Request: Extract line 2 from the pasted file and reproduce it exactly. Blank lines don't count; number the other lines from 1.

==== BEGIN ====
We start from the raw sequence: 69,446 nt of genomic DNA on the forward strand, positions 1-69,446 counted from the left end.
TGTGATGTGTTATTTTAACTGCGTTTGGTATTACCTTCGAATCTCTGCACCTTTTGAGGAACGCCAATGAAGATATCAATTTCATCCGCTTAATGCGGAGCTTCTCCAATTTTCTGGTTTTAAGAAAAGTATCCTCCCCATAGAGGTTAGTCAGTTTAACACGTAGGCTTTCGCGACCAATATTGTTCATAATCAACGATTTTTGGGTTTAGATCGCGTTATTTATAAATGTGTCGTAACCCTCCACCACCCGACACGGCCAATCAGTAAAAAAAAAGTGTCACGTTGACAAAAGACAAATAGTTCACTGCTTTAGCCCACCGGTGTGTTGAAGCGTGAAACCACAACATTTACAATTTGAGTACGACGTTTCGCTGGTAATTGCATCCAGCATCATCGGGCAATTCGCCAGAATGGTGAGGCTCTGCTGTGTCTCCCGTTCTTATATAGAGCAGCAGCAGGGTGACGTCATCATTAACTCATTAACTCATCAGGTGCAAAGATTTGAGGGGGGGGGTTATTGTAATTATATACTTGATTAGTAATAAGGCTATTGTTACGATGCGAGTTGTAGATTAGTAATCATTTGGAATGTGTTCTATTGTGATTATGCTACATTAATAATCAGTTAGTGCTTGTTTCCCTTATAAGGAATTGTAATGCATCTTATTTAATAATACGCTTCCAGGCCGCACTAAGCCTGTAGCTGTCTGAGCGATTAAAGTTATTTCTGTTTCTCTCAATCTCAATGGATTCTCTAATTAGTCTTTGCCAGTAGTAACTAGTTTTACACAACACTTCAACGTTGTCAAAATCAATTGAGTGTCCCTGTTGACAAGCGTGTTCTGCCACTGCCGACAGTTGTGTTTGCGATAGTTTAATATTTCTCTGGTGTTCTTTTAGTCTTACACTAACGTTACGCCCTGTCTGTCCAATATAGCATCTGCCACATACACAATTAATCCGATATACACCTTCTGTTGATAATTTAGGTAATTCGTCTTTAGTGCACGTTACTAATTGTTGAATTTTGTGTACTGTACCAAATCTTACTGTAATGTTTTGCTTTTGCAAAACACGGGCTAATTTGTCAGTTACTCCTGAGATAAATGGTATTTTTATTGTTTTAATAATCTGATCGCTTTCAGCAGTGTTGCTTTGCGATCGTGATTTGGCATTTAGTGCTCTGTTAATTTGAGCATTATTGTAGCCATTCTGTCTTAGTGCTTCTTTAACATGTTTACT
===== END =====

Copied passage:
TGTGATGTGTTATTTTAACTGCGTTTGGTATTACCTTCGAATCTCTGCACCTTTTGAGGAACGCCAATGAAGATATCAATTTCATCCGCTTAATGCGGAGCTTCTCCAATTTTCTGGTTTTAAGAAAAGTATCCTCCCCATAGAGGTTAGTCAGTTTAACACGTAGGCTTTCGCGACCAATATTGTTCATAATCAACGATTTTTGGGTTTAGATCGCGTTATTTATAAATGTGTCGTAACCCTCCACCACCCGACACGGCCAATCAGTAAAAAAAAAGTGTCACGTTGACAAAAGACAAATAGTTCACTGCTTTAGCCCACCGGTGTGTTGAAGCGTGAAACCACAACATTTACAATTTGAGTACGACGTTTCGCTGGTAATTGCATCCAGCATCATCGGGCAATTCGCCAGAATGGTGAGGCTCTGCTGTGTCTCCCGTTCTTATATAGAGCAGCAGCAGGGTGACGTCATCATTAACTCATTAACTCATCAGGTGCAAAGATTTGAGGGGGGGGGTTATTGTAATTATATACTTGATTAGTAATAAGGCTATTGTTACGATGCGAGTTGTAGATTAGTAATCATTTGGAATGTGTTCTATTGTGATTATGCTACATTAATAATCAGTTAGTGCTTGTTTCCCTTATAAGGAATTGTAATGCATCTTATTTAATAATACGCTTCCAGGCCGCACTAAGCCTGTAGCTGTCTGAGCGATTAAAGTTATTTCTGTTTCTCTCAATCTCAATGGATTCTCTAATTAGTCTTTGCCAGTAGTAACTAGTTTTACACAACACTTCAACGTTGTCAAAATCAATTGAGTGTCCCTGTTGACAAGCGTGTTCTGCCACTGCCGACAGTTGTGTTTGCGATAGTTTAATATTTCTCTGGTGTTCTTTTAGTCTTACACTAACGTTACGCCCTGTCTGTCCAATATAGCATCTGCCACATACACAATTAATCCGATATACACCTTCTGTTGATAATTTAGGTAATTCGTCTTTAGTGCACGTTACTAATTGTTGAATTTTGTGTACTGTACCAAATCTTACTGTAATGTTTTGCTTTTGCAAAACACGGGCTAATTTGTCAGTTACTCCTGAGATAAATGGTATTTTTATTGTTTTAATAATCTGATCGCTTTCAGCAGTGTTGCTTTGCGATCGTGATTTGGCATTTAGTGCTCTGTTAATTTGAGCATTATTGTAGCCATTCTGTCTTAGTGCTTCTTTAACATGTTTACT